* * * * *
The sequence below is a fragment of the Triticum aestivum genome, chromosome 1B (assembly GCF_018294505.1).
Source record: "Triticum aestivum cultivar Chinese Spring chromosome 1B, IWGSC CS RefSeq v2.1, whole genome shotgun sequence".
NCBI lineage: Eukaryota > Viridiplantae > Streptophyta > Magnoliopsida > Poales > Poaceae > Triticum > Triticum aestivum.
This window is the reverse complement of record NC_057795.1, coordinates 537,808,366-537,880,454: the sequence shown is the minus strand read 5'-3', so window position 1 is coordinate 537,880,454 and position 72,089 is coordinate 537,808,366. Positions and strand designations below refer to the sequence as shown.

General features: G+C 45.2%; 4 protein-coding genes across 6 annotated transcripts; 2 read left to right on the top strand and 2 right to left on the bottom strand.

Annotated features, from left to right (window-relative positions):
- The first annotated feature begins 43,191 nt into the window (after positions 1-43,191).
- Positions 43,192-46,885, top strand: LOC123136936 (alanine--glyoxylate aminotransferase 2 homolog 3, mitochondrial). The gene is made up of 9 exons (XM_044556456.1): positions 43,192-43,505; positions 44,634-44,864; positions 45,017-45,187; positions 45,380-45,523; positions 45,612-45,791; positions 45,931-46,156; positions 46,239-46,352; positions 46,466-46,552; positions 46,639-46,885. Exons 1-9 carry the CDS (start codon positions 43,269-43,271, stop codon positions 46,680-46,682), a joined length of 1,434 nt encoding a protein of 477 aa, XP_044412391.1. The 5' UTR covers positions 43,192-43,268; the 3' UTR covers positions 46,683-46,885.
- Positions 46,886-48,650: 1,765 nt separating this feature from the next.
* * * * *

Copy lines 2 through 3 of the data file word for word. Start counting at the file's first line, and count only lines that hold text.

Source record: "Triticum aestivum cultivar Chinese Spring chromosome 1B, IWGSC CS RefSeq v2.1, whole genome shotgun sequence".
NCBI lineage: Eukaryota > Viridiplantae > Streptophyta > Magnoliopsida > Poales > Poaceae > Triticum > Triticum aestivum.